In New England, a fireplace is often the aesthetic and functional centerpiece of a living room. It gives us ideas of cozy nights and a place to hang our stockings during the holidays. Fireplaces and wood burning stoves also require more maintenance than just cute décor and the occasional dusting.
With heating equipment being the second leading cause of house fires, chimneys are the most likely type of heat source to cause a fire. Lack of regular cleanings can lead to a creosote (black, tar like substance) build-up which increases the risk of a chimney fire and even exposure to toxic fumes in your home (EEK).
Additionally, leaving a lit fireplace unattended also puts your home at risk of a fire as well as leaving flammable items within its vicinity.
WHAT YOU CAN DO
At this point you might be giving that aromatherapy candle on your desk the evil eye or considering retiring your space heater, but rest assured house fires are easily preventable when the right precautions are taken and learning the risks is the first step.
So how can you prevent fires in your home this winter?
We recommend starting to check off your preventative measure boxes prior to the start of the season and throughout the season test your detectors, be diligent about proper heat equipment usage and maintenance, and make sure everyone in your home is knowledgeable of any fire escape plans.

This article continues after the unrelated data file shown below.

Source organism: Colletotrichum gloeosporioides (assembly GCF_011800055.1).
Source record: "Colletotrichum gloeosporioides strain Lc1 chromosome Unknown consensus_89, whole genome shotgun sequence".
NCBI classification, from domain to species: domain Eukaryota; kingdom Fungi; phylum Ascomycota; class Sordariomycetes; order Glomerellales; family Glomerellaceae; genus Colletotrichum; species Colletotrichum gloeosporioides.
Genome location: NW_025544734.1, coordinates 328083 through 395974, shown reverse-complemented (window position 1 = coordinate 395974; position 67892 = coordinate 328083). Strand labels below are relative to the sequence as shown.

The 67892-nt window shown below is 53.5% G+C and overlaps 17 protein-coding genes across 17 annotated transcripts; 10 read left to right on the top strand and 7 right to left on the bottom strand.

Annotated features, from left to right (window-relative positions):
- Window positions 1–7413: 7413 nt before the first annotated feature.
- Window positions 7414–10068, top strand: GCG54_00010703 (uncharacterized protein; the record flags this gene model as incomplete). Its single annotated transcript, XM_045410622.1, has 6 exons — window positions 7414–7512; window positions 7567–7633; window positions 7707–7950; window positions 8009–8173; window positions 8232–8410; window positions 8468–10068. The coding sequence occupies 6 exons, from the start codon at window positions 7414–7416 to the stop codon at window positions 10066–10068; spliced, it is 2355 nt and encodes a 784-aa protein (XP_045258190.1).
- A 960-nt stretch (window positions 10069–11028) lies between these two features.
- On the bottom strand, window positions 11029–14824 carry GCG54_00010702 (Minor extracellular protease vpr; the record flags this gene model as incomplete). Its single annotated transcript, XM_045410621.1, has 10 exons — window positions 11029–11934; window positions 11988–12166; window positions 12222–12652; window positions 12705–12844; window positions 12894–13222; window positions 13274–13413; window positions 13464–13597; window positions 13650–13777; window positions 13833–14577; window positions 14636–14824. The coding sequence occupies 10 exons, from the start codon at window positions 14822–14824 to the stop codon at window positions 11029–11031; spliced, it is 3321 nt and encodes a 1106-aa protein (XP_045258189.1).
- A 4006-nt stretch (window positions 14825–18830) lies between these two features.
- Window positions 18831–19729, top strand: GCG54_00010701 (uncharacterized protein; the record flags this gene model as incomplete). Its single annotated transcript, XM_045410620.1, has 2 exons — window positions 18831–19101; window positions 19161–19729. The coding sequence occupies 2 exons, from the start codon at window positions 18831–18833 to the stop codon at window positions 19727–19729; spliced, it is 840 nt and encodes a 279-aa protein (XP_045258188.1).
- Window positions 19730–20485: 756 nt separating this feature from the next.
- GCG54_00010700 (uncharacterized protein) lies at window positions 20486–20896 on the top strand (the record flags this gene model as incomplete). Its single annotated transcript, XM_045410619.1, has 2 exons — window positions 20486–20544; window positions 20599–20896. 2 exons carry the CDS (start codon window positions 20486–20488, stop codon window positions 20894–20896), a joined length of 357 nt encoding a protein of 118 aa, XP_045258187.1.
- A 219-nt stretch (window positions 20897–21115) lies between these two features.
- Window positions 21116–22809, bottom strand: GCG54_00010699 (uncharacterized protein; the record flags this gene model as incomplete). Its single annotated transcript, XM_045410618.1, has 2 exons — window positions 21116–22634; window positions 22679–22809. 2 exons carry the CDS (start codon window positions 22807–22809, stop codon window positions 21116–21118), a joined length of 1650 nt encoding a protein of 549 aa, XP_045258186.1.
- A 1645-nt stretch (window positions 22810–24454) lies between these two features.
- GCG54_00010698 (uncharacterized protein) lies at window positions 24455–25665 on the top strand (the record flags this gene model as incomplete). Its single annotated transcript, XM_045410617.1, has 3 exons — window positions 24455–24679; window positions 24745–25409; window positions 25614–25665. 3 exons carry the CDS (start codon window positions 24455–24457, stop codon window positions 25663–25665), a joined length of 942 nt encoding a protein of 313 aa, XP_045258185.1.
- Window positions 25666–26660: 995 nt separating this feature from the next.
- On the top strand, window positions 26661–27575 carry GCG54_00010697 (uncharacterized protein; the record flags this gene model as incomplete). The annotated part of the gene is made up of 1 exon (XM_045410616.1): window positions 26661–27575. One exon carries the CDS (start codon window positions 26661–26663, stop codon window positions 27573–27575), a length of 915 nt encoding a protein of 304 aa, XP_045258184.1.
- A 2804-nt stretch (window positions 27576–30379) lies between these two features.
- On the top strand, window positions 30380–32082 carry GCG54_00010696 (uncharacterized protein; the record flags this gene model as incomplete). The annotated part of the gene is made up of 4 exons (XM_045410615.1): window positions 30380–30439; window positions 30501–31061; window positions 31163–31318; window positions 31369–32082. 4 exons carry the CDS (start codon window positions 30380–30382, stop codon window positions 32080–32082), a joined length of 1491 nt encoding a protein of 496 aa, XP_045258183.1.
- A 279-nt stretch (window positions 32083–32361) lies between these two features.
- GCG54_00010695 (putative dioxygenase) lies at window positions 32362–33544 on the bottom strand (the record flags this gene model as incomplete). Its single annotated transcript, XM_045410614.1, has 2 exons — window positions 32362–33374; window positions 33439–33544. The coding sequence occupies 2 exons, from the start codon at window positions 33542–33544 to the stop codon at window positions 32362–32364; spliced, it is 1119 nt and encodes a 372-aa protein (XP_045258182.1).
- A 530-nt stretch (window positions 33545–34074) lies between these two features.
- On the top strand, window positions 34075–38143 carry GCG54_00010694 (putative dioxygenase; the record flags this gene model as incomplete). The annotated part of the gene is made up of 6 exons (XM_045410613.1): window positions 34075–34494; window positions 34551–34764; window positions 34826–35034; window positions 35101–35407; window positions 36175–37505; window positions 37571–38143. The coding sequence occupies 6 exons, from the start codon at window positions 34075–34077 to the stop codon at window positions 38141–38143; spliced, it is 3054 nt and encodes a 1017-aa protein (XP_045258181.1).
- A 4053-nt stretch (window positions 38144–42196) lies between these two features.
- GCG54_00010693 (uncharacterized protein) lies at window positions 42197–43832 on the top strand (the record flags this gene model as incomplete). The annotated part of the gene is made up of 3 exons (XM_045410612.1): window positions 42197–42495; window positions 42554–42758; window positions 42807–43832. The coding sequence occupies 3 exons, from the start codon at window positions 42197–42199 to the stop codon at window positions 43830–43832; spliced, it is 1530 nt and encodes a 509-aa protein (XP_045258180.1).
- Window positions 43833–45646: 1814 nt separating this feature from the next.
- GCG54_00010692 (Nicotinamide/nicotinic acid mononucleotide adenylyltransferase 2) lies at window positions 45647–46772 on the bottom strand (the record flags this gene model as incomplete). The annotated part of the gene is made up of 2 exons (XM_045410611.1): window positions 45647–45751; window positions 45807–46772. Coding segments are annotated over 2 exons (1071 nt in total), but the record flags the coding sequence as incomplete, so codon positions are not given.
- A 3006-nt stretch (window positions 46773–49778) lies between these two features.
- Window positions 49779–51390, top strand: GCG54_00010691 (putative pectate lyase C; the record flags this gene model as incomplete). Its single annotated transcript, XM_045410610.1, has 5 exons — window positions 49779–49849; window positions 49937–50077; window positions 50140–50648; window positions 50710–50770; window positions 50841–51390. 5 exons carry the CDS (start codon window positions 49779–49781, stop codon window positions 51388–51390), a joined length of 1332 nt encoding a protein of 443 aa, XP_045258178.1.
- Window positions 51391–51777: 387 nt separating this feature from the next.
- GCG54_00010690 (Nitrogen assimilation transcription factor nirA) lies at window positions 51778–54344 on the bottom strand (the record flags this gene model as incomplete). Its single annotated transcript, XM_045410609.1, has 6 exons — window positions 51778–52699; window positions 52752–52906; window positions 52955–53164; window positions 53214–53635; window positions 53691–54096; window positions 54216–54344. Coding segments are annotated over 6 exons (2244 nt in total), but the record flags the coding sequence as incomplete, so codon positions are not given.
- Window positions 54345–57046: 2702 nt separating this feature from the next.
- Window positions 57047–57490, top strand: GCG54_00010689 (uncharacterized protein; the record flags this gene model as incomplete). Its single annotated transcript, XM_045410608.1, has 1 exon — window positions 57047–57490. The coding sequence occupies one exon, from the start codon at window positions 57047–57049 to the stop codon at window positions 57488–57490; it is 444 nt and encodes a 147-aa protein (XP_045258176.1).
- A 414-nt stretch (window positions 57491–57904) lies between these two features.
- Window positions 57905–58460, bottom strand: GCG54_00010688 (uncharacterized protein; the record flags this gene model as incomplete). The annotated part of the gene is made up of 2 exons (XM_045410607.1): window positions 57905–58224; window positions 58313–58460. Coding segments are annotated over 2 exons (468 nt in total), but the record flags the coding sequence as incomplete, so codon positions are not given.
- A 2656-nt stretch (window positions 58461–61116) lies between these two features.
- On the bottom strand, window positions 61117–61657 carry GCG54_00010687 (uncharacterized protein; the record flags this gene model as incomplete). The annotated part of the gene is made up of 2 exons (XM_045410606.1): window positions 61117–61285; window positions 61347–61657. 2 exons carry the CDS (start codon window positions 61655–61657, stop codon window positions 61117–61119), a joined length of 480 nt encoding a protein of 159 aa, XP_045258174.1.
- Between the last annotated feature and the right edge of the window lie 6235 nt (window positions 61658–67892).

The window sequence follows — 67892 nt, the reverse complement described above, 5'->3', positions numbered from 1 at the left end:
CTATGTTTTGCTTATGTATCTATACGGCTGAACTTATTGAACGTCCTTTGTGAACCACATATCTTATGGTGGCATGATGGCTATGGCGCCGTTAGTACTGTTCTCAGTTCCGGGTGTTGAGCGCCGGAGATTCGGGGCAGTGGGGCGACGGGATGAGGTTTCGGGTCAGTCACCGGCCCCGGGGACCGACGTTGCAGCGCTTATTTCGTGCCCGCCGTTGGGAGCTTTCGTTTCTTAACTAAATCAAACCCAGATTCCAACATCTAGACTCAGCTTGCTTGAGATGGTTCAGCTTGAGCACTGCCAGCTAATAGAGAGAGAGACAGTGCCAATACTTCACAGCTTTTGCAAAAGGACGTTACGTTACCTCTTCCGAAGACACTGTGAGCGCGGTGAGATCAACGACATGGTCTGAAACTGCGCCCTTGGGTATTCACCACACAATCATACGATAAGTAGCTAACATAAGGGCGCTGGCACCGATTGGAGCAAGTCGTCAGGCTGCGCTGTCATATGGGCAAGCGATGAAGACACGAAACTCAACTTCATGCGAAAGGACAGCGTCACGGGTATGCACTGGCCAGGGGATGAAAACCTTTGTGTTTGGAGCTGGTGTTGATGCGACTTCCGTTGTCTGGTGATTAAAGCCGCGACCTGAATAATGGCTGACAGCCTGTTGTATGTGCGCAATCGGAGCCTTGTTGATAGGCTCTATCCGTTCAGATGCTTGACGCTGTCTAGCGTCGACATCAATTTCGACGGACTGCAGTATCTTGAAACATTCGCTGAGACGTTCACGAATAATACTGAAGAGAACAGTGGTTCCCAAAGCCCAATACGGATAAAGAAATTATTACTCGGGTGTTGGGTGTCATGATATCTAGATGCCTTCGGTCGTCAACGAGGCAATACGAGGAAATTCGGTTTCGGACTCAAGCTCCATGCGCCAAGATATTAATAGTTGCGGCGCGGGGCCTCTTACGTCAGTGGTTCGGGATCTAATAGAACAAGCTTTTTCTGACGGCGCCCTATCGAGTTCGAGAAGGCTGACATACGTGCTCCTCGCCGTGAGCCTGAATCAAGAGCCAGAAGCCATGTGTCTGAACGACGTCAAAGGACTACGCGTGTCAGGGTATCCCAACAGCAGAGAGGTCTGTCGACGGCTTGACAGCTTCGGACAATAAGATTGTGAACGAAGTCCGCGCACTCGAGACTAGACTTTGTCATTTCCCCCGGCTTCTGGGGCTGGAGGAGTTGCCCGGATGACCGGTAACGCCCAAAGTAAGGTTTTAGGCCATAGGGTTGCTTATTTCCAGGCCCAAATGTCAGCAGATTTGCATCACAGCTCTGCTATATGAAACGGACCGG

Below we’ve curated a fire inspection checklist along with some additional tips to help keep you and your home safe from fire.
FIRE INSPECTION CHECKLIST:
- Install smoke detectors on every level and in every bedroom in your home.
- Install CO detectors within 15 ft. of bedrooms and on every level of your home.
- Test all detectors once per month and change the batteries every six months.
- Store a fire extinguisher on every level of your home and replace old extinguishers.
- Have your chimneys, fireplaces, and central furnaces professionally inspected and serviced once a year.
- Check that electrical outlets are designed with the correct circuitry for heavy-duty appliances such space heaters.
- Keep anything flammable at least 3 ft. away from heat sources such as fireplaces, space heaters, radiators, ovens, etc.
- Ensure all portable gas and oil heaters have proper ventilation.
- Create a fire escape plan.
- Never use an oven to heat your home.
- Smoke detectors are best placed on ceilings and also acceptable high on a vertical wall.
- Don’t leave lit candles unattended.
- Place a fireplace screen in front of fireplaces to keep embers from escaping.
- Store ashes in a metal container away from your home.
- Always stay in the kitchen if you’re actively cooking.
- Clear lint from your dryer after or before each use.
- If a fire extinguisher is needed, remember P.A.S.S. – Pull the pin with the nozzle facing away from you, Aim low towards the base of the fire, Squeeze the lever, Sweep the nozzle back and forth.
If you are concerned about any areas in your home, contact a professional for advice and service. Additionally, most local fire departments offer fire safety training, tips, and education.